Ex-Interpol and SA police head loses appeal

South Africa's former police commissioner has lost an appeal against a sentence for accepting drug-related bribes.

    Jackie Selebi, South Africa's former police chief and ex-head of Interpol, admitted to hospital after losing appeal [AFP]

    A top South African appeals court has rejected a former national police chief's appeal of his corruption conviction.

    Mthunzi Mhaga, spokesman for the prosecution, said Jackie Selebi, also a former Interpol president until he resigned in 2008, had 48 hours to report to prison officials following Friday's ruling.

    Selebi was convicted in July after months of testimony that he accepted money and gifts in exchange for meeting a drug smuggler's business associates and tipping him off to investigations.

    A judge later sentenced Selebi to 15 years in prison.

    Wynanda Coetzee, his attorney that was part of the team that represented him at the trial, told the local Times Live news organisation that Selebi was admitted to hospital after his appeal was dismissed on Friday.

    She said he collapsed and could not walk when he watched the judgment being handed down on television.

    Coetzee said they had not been able to consult with Selebi on whether he would appeal the judgment because of his turn in health.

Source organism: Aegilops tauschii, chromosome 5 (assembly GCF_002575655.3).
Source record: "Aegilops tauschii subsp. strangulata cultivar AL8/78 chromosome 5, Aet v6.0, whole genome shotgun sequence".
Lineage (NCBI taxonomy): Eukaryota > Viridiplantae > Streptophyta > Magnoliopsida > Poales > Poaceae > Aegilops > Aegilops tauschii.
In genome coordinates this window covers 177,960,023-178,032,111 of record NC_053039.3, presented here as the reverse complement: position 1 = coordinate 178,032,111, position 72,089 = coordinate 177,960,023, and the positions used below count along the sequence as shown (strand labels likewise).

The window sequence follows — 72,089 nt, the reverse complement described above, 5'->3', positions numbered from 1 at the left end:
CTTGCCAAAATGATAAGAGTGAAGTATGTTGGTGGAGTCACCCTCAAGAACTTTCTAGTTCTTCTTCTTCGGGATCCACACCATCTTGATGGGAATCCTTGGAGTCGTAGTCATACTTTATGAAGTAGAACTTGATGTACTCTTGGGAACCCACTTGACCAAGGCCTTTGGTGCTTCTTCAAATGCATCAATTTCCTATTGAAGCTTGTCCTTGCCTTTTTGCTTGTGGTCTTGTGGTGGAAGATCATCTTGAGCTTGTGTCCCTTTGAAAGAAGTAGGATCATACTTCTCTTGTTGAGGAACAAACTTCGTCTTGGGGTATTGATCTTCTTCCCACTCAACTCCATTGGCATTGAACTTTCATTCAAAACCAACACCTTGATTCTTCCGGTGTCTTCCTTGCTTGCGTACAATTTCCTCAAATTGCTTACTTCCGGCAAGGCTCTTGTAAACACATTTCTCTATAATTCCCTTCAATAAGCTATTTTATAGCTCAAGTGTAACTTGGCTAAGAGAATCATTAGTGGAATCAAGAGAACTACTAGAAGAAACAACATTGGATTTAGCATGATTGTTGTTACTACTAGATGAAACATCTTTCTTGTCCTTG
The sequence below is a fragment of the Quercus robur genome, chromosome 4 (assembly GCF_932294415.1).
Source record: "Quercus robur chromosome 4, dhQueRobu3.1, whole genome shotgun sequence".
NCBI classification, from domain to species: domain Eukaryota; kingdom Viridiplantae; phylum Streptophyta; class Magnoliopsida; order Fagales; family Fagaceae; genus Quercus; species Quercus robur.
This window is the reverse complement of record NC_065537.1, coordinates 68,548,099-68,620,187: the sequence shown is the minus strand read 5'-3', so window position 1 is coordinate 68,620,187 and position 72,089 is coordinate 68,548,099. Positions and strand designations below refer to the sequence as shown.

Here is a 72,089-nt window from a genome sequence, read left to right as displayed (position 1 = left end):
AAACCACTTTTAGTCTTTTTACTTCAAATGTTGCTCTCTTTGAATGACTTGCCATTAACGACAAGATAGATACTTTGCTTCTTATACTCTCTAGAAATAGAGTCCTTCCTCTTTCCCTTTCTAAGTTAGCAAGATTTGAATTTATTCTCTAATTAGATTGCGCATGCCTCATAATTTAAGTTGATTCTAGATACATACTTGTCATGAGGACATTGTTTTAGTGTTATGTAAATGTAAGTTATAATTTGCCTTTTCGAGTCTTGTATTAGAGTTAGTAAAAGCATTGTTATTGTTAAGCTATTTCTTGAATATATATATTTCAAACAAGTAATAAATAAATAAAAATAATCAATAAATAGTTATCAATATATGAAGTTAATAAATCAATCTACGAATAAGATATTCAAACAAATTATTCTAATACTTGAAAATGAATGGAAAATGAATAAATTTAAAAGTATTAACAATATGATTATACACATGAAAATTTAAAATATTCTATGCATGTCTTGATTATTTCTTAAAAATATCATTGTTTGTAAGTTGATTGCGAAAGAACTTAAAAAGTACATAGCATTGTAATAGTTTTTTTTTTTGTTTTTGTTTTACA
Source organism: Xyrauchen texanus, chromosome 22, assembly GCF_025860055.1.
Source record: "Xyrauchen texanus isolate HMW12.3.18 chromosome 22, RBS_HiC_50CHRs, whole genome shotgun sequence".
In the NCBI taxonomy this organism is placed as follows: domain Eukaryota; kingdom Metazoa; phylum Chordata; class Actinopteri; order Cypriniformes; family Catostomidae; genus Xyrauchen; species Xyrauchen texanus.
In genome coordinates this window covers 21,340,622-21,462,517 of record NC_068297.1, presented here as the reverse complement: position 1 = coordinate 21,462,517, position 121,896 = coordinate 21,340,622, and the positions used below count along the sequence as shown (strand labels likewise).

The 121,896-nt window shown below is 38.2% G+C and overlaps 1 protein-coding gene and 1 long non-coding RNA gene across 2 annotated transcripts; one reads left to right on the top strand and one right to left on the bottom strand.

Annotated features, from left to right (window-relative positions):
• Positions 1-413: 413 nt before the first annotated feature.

SOURCE: Agencies


    YOU MIGHT ALSO LIKE

    Nuclear Gulf: Experts sound the alarm over UAE nuclear reactors

    Nuclear Gulf: Experts sound the alarm over UAE nuclear reactors

    From environmental disaster to a nuclear arms race, experts warn of layers of risks surrounding Barakah nuclear plant.

    Could this be Belfast's most peaceful summer?

    Could this be Belfast's most peaceful summer?

    Members of Northern Ireland's Catholic and Protestant communities reflect on the cancellation of 'marching season'.

    Analysis: The Asia-Pacific arms race has taken an ominous turn

    Analysis: The Asia-Pacific arms race has taken an ominous turn

    As China increases its military might and trust in US alliances erode, Australia and Japan are going on the offensive.